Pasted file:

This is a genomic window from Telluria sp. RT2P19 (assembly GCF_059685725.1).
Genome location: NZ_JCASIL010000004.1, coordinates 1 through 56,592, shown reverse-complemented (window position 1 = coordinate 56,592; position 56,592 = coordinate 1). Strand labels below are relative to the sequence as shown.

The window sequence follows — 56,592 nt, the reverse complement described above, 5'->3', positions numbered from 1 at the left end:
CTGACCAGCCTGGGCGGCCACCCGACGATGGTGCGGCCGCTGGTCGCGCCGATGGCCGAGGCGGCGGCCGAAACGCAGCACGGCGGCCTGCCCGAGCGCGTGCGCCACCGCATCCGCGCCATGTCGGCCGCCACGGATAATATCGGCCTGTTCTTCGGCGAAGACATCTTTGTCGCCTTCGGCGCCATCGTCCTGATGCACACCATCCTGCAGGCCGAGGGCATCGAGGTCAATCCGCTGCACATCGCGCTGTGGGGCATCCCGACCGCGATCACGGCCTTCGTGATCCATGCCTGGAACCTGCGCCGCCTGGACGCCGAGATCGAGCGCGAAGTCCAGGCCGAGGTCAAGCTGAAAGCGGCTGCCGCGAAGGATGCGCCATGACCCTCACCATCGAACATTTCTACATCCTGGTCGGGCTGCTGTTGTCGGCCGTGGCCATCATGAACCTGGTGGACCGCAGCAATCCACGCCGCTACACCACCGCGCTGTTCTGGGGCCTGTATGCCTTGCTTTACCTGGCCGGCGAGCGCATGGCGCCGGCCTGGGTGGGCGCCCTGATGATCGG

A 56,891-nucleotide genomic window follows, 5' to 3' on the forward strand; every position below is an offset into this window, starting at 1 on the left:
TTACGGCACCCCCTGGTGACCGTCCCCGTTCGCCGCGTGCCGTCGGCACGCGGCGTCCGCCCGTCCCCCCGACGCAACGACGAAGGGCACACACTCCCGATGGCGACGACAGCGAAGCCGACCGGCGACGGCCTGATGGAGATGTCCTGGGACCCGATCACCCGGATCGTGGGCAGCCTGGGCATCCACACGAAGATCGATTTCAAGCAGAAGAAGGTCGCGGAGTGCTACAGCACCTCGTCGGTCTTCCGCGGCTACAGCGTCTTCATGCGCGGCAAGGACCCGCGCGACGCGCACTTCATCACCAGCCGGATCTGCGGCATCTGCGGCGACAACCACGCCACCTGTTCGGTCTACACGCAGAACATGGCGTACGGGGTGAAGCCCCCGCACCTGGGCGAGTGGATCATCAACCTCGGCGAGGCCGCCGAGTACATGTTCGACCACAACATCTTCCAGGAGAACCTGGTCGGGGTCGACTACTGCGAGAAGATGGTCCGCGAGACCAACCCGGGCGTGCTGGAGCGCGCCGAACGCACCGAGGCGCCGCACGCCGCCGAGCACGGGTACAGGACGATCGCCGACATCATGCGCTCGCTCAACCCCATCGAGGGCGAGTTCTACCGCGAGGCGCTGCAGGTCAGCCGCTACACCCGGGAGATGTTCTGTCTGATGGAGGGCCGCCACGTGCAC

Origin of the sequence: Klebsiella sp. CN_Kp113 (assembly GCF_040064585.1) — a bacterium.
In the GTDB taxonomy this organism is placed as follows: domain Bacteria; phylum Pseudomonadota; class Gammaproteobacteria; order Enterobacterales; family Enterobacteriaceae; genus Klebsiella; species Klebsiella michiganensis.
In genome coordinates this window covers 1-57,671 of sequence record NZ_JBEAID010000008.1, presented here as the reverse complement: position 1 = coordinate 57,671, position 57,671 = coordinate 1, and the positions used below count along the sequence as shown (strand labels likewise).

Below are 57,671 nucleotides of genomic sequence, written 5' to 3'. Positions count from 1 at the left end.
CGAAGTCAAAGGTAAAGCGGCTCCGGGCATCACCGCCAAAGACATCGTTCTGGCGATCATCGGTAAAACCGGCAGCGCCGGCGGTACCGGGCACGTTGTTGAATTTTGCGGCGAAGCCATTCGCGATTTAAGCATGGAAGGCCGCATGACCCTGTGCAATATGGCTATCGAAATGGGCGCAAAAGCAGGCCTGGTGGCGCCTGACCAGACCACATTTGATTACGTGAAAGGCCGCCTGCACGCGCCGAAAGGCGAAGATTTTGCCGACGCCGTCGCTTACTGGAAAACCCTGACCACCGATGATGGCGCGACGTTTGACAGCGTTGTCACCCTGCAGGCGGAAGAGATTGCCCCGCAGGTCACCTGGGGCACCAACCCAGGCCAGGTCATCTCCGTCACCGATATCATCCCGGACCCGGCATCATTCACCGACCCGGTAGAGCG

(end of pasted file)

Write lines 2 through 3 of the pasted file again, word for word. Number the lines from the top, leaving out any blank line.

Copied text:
Genome location: NZ_JCASIL010000004.1, coordinates 1 through 56,592, shown reverse-complemented (window position 1 = coordinate 56,592; position 56,592 = coordinate 1). Strand labels below are relative to the sequence as shown.

The window sequence follows — 56,592 nt, the reverse complement described above, 5'->3', positions numbered from 1 at the left end: